ESRI disputes CSO figures on public and private pay
The Central Statistics Office has significantly underestimated the premium public sector workers earn over their private sector counterparts, an ESRI paper has stated.
In an unusual development, the ESRI paper criticises the manner in which the State’s statisticians have measured the premium.
Last October, the CSO found that, when adjusted for a host of factors – such as education levels and experience – public employees earned between 6-19 per cent more than their counterparts in the private sector in 2010.
In the paper published in the ESRI’s quarterly commentary yesterday, Elish Kelly and Seamus McGuinness of the ESRI and Philip O’Connell of UCD’s Geary Institute write: “As labour market researchers, we take a different view to the CSO on this issue.”
They find that average public sector worker pay was almost 17 per cent higher than in the private sector when relevant factors were taken into account. The main reason for disagreement is the manner in which the CSO accounts for organisation size.
Larger organisations tend to pay more. The CSO categorises all public sector workers as employees of a large organisation.
Today’s paper disputes this on the basis that many public sector workers, such as teachers and gardaí in rural settings, have working environments more akin to small businesses, which pay less than big companies.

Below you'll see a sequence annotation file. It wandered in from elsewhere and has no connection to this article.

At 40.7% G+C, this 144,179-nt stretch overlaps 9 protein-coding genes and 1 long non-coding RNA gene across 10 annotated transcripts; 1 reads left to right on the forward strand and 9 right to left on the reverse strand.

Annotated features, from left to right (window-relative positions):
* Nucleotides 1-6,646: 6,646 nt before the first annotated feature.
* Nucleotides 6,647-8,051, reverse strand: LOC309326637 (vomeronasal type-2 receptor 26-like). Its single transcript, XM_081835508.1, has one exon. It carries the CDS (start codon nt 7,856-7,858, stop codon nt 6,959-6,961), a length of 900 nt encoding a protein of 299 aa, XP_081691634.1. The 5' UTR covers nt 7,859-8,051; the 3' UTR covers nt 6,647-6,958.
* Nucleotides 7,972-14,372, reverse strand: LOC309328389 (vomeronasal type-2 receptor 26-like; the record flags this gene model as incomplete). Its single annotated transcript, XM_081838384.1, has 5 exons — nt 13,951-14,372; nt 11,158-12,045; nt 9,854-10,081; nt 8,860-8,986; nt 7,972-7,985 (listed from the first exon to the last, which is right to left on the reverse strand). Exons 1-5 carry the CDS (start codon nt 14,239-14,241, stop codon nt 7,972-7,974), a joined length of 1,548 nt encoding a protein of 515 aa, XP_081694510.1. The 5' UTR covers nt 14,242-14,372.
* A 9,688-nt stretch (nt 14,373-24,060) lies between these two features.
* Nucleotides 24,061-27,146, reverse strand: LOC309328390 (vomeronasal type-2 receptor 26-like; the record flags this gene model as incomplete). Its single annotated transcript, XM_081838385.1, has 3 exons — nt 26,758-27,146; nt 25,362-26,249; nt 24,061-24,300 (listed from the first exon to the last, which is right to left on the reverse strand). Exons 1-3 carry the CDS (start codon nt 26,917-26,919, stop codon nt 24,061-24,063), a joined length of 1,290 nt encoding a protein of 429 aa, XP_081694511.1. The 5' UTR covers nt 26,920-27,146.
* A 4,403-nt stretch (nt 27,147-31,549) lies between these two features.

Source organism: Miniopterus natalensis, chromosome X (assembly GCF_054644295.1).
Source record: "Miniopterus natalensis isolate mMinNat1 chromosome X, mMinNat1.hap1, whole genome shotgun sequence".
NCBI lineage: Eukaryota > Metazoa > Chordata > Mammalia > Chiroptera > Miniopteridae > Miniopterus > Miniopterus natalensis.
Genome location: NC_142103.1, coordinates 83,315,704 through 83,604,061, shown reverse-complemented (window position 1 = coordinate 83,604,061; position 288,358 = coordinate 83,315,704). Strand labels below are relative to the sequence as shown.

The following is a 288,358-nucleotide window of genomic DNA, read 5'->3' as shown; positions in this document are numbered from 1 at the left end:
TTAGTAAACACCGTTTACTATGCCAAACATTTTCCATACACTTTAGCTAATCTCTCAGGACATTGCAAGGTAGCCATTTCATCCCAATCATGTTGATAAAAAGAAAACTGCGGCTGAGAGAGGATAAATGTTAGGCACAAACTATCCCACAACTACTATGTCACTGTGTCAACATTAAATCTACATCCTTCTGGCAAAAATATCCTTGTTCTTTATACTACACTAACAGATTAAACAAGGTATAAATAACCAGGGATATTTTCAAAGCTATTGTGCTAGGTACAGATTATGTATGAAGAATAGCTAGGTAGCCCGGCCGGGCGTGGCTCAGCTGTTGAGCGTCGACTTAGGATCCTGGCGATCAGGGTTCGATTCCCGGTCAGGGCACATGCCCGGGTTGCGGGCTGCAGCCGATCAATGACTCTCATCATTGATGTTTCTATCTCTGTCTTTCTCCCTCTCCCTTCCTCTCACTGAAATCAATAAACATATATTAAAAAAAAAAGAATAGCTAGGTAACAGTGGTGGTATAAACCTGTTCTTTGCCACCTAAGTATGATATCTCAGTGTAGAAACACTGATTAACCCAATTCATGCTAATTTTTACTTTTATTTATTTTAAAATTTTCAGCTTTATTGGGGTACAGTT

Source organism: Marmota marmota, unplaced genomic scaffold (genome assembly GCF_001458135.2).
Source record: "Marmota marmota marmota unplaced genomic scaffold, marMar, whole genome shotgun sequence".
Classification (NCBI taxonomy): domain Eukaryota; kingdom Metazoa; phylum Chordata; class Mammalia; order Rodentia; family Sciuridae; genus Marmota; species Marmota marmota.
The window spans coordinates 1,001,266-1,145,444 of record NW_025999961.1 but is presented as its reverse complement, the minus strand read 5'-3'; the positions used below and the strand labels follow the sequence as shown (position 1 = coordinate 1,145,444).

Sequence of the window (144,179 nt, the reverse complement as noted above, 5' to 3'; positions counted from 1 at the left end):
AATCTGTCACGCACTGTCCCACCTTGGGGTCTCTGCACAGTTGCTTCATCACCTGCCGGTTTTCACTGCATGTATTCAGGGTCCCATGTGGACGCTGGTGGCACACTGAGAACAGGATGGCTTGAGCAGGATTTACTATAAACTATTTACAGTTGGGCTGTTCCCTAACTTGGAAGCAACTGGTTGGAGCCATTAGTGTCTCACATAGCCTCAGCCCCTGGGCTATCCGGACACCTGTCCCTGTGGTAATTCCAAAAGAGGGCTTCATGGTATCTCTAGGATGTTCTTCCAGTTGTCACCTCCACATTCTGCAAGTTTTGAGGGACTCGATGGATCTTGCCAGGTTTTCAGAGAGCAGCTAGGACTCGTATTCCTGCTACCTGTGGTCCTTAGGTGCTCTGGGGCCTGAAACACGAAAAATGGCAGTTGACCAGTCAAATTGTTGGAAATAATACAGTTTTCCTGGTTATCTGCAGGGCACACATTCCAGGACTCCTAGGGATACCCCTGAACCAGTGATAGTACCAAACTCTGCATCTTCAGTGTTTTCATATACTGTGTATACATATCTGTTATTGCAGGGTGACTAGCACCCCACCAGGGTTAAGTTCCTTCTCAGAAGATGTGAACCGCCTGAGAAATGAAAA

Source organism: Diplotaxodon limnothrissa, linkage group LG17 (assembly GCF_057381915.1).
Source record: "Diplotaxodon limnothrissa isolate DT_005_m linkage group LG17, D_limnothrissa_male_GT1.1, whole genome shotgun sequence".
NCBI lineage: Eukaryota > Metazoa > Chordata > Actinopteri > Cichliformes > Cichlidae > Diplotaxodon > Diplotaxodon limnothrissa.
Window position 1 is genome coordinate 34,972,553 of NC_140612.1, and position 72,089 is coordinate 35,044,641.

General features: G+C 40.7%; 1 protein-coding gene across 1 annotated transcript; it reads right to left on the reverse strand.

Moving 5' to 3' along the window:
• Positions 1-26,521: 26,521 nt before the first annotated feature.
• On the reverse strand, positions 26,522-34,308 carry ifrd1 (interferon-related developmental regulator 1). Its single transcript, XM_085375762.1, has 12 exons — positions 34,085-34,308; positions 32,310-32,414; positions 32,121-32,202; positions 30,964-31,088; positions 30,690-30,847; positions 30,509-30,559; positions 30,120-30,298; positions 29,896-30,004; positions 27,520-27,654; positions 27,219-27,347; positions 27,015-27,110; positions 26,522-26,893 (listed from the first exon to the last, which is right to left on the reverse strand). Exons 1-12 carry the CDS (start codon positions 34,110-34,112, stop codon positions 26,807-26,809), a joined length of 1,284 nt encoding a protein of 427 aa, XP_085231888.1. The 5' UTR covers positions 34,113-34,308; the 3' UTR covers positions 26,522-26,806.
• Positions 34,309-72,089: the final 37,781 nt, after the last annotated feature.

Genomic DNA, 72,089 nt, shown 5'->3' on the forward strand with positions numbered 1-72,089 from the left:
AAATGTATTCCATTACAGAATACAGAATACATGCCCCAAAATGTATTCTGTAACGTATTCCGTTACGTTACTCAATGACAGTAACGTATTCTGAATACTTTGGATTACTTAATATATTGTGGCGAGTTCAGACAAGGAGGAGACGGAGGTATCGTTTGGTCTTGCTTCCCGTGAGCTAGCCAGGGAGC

A year ago the European Central Bank attempted to compare public and private sector wages in a number of euro area countries. It found that in most northern European countries, public pay was lower than in the private sector, but in southern Europe and Ireland the opposite was the case.
Separately in the commentary, ESRI associate research professor Edgar Morgenroth notes considerable regional differences in the labour market across the economy since the recession began.
Of the State’s eight regions, the Border area has suffered the largest decline in employment, with the net numbers at work falling by 22 per cent in the five years to late 2012. The western region experienced the least sharp decline, with employment down 12 per cent over the same period.
Dr Morgenroth says that without emigration and withdrawal from the labour market (those who return to education and home duties fall into the latter category), the national rate of unemployment would stand at 19 per cent.